A new book from Columbia neuroscientist Carl Hart reassesses the company line on drug addictions. It also rightly redirects our attention from viewing drugs as a cause of poverty and personal strife to viewing drugs as a symptom of an unstable environment, certain mental states, and bad luck. The American Conservative magazine reviews it here. Money quotes:
For most of the 1980s and 1990s, drugs were portrayed as the driving force behind high crime rates, lack of educational achievement, and urban decay. Government propaganda during that time period consistently portrayed drug users more or less as zombies held in thrall to an addictive substance, against which they were powerless.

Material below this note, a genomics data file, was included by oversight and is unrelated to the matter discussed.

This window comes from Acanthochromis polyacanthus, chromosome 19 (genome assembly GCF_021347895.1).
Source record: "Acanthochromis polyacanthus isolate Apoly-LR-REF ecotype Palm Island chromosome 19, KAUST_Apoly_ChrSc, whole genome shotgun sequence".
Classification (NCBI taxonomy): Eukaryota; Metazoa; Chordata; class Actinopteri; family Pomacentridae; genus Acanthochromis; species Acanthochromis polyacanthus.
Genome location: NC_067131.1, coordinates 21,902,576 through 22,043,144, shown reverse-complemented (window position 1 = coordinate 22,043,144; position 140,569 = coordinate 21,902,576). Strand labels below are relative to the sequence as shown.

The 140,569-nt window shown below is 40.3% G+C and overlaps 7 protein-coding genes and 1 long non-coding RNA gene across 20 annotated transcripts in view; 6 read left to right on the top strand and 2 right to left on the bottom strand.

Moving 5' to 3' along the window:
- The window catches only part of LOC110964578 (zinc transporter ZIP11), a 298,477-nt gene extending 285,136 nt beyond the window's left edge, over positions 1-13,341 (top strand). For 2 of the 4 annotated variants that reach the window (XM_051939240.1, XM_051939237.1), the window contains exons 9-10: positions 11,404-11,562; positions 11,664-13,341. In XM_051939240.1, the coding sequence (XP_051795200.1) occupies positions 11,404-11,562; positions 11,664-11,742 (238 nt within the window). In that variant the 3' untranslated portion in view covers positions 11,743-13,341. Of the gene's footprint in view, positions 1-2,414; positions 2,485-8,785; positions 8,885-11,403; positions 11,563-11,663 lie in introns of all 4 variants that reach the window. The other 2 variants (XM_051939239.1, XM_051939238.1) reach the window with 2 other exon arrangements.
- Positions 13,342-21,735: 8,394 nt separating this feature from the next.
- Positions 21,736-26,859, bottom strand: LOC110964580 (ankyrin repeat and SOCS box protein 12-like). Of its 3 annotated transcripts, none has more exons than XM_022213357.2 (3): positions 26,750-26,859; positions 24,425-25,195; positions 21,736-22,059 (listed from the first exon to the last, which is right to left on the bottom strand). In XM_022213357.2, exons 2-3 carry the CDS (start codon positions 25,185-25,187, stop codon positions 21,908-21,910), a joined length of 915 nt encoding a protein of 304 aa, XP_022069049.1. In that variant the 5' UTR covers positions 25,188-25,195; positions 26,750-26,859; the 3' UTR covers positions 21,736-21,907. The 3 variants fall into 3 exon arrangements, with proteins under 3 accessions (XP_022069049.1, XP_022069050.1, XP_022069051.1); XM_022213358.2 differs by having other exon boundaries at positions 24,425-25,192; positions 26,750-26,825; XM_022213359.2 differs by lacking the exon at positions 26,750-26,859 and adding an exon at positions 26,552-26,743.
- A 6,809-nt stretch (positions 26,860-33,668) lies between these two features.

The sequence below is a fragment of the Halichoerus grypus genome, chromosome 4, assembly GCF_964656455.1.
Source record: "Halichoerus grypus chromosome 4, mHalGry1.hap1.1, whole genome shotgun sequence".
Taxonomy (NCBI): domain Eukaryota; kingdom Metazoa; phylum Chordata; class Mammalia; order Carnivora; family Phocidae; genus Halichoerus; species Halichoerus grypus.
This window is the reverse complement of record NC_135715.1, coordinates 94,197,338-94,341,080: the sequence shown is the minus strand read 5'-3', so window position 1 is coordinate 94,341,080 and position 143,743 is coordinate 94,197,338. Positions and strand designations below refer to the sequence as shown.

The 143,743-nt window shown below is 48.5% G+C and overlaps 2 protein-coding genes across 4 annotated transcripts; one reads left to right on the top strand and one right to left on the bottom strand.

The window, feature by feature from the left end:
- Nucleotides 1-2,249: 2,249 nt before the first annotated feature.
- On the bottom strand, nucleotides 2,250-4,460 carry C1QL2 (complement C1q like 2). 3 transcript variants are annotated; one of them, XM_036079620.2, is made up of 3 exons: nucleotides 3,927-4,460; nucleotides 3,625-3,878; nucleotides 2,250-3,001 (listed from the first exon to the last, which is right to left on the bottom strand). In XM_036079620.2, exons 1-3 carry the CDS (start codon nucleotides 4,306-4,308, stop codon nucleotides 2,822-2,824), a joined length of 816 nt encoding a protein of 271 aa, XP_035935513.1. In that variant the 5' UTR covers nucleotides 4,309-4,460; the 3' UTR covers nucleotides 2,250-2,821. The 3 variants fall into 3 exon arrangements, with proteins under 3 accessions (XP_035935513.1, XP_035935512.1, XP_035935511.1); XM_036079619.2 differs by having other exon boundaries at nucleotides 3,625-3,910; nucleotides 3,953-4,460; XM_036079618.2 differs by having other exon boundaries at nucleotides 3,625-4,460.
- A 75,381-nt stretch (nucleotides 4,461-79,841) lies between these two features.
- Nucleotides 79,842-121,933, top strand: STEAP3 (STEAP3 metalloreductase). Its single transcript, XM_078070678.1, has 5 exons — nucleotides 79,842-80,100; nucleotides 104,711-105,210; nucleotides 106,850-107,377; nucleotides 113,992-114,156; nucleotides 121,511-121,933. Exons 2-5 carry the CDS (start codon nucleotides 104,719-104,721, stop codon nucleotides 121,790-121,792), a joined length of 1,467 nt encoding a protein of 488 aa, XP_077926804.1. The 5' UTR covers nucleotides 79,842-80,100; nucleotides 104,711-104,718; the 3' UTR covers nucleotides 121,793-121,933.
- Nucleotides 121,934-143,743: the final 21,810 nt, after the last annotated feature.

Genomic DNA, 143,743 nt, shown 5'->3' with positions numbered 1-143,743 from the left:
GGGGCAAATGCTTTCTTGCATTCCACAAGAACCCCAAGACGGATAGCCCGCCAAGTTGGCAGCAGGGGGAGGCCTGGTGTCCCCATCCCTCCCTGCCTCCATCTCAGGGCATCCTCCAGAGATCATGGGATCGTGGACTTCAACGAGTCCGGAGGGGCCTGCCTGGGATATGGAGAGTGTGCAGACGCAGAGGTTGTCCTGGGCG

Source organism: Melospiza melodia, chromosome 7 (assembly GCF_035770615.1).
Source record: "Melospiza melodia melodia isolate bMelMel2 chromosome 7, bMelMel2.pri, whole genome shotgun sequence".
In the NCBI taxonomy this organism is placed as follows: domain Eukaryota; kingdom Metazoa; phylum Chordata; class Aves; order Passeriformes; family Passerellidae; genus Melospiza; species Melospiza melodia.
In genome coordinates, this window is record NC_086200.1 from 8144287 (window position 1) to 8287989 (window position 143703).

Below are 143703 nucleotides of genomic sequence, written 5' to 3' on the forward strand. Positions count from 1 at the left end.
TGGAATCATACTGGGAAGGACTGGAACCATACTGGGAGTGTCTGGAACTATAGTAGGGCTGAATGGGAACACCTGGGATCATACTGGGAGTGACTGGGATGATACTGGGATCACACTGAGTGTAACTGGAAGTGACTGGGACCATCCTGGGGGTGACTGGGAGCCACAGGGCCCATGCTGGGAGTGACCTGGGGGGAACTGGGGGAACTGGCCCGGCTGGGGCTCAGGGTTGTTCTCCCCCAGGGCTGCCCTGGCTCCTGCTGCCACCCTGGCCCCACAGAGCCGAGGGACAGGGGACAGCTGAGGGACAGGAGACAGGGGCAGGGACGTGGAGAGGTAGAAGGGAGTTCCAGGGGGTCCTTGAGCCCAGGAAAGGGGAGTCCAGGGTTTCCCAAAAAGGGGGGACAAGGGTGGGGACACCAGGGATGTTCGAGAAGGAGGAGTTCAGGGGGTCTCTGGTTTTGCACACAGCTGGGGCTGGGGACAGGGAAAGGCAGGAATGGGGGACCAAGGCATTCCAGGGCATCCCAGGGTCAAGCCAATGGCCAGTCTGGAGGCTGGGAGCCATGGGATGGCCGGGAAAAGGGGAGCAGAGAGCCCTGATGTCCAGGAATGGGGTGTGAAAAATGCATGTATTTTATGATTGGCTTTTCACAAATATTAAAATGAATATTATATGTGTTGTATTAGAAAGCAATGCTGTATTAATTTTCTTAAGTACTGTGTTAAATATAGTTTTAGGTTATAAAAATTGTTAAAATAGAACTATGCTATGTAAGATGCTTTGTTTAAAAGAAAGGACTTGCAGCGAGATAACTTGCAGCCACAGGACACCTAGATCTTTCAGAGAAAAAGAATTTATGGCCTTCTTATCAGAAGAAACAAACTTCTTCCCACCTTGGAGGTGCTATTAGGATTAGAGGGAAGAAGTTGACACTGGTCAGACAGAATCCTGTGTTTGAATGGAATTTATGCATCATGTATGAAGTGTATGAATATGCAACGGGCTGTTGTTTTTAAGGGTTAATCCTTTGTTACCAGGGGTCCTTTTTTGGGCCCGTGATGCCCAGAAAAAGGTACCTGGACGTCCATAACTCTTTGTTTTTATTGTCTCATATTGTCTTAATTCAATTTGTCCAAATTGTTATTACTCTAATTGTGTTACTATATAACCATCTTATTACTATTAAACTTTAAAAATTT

Hart does not peddle any panaceas. His biography and research show drug abuse and the other social problems associated with it to be complex phenomena that will not be remedied or even ameliorated by simplistic solutions. However, Hart has at least demonstrated how we can begin to understand and substantively address those problems, instead of naively scapegoating certain politically convenient chemicals for all of society’s ills.
More nuance is needed on this subject, but after decades of fruitless policies, we’ve come a long way in a short time.